Every day, you are bombarded with studies. And while all of the studies seem to have the right answer as to how to run your business, manage your staff, interact with your customers, the trick becomes knowing which studies to pay attention to--and which to ignore. One way to do make that call is to always ask yourself who, why and how.
Who was surveyed?
Last week, AdviceIQ released a study that claimed that women and young investors (of both genders) are not as financially savvy as their male and older counterparts.
The problem with the survey, also pointed out by Bloomberg Businessweek, is that out of the 350 financial advisers that were interviewed, 300 of them were men. More than 60 of them were 50 or older. So those surveyed were the male, older counterparts.
Why is this study being conducted?
You should always be skeptical as to why a certain study was conducted. Take this "Employees Work Better with Clean Offices" study.
"A recent study has shown that employees are able to be more productive and creative in a clean space," claims a press release posted on The Small Business Wire. The press release goes on to refer to statistics that have been gathered over a 10 to 15 year long period, but fails to list what the statistics actually are. Or how they have been collected. Or who the employees in question are.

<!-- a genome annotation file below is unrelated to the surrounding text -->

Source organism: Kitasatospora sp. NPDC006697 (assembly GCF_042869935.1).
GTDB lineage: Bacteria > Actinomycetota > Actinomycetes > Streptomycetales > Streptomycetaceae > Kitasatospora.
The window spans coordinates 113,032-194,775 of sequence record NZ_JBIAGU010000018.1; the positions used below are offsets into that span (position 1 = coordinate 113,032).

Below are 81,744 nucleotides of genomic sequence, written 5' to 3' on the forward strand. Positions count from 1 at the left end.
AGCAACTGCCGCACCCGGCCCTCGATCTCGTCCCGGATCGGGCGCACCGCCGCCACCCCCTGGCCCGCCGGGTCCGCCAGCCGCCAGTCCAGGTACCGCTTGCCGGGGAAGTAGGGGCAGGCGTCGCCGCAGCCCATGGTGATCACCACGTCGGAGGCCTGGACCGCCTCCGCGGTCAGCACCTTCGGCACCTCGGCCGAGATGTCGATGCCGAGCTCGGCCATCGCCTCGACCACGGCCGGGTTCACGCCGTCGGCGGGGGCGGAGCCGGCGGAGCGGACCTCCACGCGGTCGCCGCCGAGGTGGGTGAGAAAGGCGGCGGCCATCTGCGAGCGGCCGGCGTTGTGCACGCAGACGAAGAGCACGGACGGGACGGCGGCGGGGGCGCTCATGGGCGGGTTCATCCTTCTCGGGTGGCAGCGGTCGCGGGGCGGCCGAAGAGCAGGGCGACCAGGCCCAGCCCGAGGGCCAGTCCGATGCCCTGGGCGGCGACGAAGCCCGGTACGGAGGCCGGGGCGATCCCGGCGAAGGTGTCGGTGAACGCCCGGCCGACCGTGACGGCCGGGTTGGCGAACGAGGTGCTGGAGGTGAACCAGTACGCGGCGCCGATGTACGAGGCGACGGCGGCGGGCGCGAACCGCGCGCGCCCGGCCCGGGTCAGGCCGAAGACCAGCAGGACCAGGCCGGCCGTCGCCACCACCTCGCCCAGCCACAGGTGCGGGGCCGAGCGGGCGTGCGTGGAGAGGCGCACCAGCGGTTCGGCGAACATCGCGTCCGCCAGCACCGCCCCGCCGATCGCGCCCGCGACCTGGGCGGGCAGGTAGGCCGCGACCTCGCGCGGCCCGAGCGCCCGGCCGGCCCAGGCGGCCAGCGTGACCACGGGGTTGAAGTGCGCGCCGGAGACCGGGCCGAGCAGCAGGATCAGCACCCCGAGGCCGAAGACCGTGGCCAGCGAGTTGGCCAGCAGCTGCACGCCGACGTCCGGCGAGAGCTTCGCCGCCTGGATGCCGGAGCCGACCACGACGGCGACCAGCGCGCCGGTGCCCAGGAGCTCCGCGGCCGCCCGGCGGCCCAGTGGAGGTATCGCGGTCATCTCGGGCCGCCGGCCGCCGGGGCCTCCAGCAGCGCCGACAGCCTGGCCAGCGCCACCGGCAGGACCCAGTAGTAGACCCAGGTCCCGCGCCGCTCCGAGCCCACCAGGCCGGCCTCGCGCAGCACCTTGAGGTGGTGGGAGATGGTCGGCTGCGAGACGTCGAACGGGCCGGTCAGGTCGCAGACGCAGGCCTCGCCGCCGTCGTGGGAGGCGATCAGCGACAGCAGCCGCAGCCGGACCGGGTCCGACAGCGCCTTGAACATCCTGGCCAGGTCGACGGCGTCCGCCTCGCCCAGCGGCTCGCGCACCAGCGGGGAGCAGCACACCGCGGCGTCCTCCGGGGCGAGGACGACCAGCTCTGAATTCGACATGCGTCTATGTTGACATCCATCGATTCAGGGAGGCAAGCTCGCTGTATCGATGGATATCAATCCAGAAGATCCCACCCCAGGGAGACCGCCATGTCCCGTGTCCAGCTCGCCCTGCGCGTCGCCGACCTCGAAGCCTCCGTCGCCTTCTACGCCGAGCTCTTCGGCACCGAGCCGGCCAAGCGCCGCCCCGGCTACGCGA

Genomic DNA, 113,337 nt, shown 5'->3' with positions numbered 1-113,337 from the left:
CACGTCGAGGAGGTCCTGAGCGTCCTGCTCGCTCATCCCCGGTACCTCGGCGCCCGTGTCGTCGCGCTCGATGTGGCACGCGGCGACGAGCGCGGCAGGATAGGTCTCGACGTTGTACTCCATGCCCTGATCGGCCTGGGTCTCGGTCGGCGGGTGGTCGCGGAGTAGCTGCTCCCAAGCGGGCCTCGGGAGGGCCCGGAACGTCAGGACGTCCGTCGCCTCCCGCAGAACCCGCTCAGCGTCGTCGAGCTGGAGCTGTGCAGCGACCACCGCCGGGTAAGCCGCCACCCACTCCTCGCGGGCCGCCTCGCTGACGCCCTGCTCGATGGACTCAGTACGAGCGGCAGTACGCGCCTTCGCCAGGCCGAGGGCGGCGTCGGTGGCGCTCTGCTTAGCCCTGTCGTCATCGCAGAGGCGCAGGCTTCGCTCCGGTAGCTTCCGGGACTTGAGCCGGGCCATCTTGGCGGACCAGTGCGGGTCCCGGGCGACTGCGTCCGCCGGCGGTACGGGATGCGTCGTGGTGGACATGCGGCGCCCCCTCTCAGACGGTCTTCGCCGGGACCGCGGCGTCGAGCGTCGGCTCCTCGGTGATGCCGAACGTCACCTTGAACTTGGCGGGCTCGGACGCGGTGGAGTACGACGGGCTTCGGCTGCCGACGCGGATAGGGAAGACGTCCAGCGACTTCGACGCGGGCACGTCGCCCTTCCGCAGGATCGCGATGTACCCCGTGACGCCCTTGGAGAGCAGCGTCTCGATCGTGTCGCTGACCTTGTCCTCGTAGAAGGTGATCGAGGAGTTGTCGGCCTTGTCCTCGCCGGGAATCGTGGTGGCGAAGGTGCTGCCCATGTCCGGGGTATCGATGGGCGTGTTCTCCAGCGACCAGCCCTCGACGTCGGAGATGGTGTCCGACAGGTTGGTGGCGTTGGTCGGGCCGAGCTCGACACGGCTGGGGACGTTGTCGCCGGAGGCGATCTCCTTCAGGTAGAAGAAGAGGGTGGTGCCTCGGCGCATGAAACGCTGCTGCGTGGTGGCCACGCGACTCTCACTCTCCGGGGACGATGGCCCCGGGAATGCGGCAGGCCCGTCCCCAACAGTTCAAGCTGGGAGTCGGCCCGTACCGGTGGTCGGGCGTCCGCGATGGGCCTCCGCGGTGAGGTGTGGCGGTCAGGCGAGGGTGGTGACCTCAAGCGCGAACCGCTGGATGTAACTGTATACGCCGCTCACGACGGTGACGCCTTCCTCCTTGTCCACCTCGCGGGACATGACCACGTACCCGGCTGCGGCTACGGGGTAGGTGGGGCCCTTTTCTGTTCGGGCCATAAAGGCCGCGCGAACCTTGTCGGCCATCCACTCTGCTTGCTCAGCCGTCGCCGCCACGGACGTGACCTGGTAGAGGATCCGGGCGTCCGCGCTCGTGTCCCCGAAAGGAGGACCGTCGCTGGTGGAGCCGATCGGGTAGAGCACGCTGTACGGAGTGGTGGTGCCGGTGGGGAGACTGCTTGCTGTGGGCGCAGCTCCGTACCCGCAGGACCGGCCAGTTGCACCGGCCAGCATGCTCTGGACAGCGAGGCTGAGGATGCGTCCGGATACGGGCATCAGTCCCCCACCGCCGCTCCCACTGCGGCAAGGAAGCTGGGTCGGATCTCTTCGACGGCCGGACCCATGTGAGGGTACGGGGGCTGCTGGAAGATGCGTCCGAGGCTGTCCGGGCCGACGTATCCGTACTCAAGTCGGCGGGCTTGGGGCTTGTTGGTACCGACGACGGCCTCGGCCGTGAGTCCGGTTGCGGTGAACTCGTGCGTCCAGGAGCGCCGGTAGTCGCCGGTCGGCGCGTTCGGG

If the lack of information wasn't enough to make you skeptical, just consider the fact that the press release was issued by the Pro Office Cleaning Solutions.
"These figures" - what figures?- "may prove interesting news for managerial teams and business owners, instead of investing in the next big campaign – maybe the money would be better spent on hiring a team of office cleaners," it states.
Oh, you mean a team like the Pro Office Cleaning Solutions?
How is this information being presented?
A recently headline from The Telegraph reads: "Going to the loo at night makes you less productive, study finds."
Eh -- not really.
The study in question finds that people who suffer from nocturia, a condition which causes a person to wake up during the night to urinate, are 24 percent less productive than people who do not suffer from nocturia. The headline of this story, while interesting, does not give you the full story.